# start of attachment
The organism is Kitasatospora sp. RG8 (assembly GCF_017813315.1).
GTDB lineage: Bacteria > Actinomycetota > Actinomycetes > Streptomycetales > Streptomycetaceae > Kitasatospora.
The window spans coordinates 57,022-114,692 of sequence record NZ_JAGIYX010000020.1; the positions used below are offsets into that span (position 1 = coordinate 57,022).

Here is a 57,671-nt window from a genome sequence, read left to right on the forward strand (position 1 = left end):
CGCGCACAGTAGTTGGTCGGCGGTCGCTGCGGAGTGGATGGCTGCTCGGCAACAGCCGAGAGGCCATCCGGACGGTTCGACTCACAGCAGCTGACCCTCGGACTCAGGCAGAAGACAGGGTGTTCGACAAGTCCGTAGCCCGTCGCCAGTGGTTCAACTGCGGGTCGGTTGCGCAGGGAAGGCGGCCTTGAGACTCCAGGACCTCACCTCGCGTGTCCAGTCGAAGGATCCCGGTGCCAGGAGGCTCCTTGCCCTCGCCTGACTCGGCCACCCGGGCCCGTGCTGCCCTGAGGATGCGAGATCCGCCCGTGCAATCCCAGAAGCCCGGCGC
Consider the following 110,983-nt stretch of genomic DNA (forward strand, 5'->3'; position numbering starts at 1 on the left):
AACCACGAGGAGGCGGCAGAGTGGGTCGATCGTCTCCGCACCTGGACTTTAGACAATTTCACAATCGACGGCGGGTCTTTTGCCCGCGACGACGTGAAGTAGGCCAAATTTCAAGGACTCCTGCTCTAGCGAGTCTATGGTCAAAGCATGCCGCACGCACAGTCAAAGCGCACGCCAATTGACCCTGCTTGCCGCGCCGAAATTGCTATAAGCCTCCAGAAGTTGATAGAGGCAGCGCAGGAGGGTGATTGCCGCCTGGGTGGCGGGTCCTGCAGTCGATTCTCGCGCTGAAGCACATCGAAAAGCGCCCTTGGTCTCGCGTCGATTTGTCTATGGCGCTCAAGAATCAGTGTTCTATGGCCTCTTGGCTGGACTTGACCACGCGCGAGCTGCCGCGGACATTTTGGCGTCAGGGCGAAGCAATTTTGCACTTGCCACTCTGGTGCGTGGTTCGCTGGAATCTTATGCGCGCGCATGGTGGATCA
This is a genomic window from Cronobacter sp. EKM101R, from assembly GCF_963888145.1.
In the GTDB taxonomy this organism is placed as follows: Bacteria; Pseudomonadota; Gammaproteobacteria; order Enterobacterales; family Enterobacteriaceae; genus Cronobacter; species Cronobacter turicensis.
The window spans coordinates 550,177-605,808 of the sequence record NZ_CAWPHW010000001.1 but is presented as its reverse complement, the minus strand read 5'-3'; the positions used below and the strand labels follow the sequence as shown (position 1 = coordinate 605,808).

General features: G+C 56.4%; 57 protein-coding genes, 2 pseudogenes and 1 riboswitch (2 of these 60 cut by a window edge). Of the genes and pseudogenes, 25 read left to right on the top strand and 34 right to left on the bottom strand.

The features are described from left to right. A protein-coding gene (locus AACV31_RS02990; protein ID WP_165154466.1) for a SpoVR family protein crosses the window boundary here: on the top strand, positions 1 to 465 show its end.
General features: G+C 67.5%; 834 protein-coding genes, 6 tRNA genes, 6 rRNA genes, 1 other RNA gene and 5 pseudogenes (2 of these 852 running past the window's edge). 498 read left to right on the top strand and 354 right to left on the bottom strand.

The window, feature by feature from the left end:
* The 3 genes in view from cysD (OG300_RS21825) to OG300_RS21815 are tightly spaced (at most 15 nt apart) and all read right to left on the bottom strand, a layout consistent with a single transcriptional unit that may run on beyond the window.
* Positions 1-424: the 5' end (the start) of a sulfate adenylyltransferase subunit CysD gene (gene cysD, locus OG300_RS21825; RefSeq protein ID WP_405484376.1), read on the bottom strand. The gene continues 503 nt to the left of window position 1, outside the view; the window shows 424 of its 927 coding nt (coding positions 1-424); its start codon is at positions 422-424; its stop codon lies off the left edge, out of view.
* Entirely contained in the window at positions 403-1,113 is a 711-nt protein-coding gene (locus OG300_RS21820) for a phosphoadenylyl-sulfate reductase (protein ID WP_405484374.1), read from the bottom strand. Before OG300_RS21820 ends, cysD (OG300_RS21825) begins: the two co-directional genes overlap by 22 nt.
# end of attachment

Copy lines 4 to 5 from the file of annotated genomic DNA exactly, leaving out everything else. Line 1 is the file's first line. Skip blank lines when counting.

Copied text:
Here is a 57,671-nt window from a genome sequence, read left to right on the forward strand (position 1 = left end):
CGCGCACAGTAGTTGGTCGGCGGTCGCTGCGGAGTGGATGGCTGCTCGGCAACAGCCGAGAGGCCATCCGGACGGTTCGACTCACAGCAGCTGACCCTCGGACTCAGGCAGAAGACAGGGTGTTCGACAAGTCCGTAGCCCGTCGCCAGTGGTTCAACTGCGGGTCGGTTGCGCAGGGAAGGCGGCCTTGAGACTCCAGGACCTCACCTCGCGTGTCCAGTCGAAGGATCCCGGTGCCAGGAGGCTCCTTGCCCTCGCCTGACTCGGCCACCCGGGCCCGTGCTGCCCTGAGGATGCGAGATCCGCCCGTGCAATCCCAGAAGCCCGGCGC